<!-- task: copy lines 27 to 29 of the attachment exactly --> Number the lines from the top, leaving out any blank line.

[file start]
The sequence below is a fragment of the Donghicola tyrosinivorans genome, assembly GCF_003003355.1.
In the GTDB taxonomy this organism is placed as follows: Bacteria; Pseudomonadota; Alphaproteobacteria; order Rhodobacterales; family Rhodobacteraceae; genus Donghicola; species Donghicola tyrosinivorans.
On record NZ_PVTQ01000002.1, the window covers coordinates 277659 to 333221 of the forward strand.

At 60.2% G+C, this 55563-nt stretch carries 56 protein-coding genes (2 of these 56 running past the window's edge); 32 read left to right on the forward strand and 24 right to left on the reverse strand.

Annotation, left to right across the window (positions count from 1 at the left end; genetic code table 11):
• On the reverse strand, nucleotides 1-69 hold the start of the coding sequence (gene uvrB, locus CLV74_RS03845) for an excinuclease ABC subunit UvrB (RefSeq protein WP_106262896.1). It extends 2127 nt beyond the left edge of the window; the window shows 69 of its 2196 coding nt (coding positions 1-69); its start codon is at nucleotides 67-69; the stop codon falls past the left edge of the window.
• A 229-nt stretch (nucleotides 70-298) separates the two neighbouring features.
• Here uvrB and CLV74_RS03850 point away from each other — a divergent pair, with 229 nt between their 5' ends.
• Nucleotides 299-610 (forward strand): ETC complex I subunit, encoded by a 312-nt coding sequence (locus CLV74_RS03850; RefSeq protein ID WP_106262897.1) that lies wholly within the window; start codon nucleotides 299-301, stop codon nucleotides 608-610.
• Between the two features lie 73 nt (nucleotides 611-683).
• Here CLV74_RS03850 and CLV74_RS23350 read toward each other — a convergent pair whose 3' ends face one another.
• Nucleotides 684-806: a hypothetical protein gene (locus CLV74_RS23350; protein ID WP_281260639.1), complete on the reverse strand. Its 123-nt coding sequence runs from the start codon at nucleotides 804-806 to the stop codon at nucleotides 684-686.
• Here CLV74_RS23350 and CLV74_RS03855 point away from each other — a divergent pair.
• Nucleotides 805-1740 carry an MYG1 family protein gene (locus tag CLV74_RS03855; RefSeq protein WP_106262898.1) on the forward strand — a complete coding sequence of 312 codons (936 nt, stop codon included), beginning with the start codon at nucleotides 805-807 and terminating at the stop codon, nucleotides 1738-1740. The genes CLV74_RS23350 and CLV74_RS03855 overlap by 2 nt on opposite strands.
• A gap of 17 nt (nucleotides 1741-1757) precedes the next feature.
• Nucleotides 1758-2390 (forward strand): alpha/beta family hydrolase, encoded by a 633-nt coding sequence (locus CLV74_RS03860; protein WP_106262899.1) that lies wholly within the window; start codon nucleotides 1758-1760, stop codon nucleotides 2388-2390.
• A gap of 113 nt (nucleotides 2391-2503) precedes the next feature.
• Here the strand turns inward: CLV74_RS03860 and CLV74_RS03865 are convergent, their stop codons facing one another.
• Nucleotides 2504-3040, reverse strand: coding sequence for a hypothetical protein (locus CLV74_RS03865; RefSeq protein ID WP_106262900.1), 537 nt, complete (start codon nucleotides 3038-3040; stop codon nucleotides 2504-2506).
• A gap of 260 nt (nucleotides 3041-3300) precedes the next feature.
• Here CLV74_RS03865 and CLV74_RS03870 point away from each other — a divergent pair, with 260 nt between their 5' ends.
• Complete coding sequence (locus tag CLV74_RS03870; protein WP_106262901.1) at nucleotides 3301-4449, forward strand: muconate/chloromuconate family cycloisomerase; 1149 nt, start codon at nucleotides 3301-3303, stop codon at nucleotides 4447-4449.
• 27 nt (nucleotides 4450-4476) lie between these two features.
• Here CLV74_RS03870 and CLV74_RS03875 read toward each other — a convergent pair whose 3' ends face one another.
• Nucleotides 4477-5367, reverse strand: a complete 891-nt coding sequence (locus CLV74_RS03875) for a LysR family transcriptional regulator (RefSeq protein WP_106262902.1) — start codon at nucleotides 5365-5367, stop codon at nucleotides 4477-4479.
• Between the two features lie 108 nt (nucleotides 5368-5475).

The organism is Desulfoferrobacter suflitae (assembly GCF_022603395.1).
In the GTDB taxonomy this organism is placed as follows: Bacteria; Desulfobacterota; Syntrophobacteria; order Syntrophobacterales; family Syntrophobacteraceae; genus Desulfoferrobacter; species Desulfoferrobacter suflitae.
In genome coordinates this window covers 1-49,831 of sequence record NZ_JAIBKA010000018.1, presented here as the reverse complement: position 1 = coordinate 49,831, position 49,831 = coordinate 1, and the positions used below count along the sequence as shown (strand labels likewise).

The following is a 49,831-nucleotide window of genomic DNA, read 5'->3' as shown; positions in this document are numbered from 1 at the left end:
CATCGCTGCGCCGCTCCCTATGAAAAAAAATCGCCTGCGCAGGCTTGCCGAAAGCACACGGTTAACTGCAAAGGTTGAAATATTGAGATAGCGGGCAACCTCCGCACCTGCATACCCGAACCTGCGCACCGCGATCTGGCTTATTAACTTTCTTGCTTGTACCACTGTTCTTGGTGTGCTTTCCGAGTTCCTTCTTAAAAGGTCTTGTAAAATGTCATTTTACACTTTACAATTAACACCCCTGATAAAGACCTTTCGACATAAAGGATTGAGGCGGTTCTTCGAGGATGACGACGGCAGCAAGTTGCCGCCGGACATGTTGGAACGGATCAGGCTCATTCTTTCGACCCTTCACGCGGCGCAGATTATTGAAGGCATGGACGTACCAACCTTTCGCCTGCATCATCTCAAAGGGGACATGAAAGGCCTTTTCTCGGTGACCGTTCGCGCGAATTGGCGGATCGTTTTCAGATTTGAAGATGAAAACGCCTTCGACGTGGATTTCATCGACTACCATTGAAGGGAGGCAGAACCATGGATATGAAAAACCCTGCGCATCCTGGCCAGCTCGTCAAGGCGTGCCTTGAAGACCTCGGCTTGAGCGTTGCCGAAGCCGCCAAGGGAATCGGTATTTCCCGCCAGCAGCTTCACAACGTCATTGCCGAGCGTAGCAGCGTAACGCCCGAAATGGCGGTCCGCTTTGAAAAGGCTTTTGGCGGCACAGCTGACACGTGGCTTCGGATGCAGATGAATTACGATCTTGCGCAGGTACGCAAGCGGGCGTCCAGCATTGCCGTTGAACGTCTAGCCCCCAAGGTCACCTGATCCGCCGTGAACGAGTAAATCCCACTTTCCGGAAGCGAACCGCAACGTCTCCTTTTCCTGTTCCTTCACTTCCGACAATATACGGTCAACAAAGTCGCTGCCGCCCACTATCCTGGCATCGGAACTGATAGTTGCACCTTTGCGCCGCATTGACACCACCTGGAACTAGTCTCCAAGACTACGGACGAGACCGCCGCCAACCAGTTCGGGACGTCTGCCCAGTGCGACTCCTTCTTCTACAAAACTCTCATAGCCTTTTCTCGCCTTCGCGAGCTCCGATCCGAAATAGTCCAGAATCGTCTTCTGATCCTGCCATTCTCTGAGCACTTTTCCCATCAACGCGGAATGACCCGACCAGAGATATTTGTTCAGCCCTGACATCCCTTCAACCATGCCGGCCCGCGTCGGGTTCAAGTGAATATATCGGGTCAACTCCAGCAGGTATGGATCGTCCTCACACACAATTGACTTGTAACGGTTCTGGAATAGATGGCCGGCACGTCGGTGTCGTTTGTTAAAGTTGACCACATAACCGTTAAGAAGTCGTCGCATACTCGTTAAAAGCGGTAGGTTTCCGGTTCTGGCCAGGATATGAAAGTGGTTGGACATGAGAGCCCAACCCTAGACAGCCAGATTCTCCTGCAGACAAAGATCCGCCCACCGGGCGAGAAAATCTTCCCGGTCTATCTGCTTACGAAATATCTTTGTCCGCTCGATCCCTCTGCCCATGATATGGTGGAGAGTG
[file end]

The organism is Desulfoferrobacter suflitae (assembly GCF_022603395.1).
In the GTDB taxonomy this organism is placed as follows: Bacteria; Desulfobacterota; Syntrophobacteria; order Syntrophobacterales; family Syntrophobacteraceae; genus Desulfoferrobacter; species Desulfoferrobacter suflitae.
In genome coordinates this window covers 1-49,831 of sequence record NZ_JAIBKA010000018.1, presented here as the reverse complement: position 1 = coordinate 49,831, position 49,831 = coordinate 1, and the positions used below count along the sequence as shown (strand labels likewise).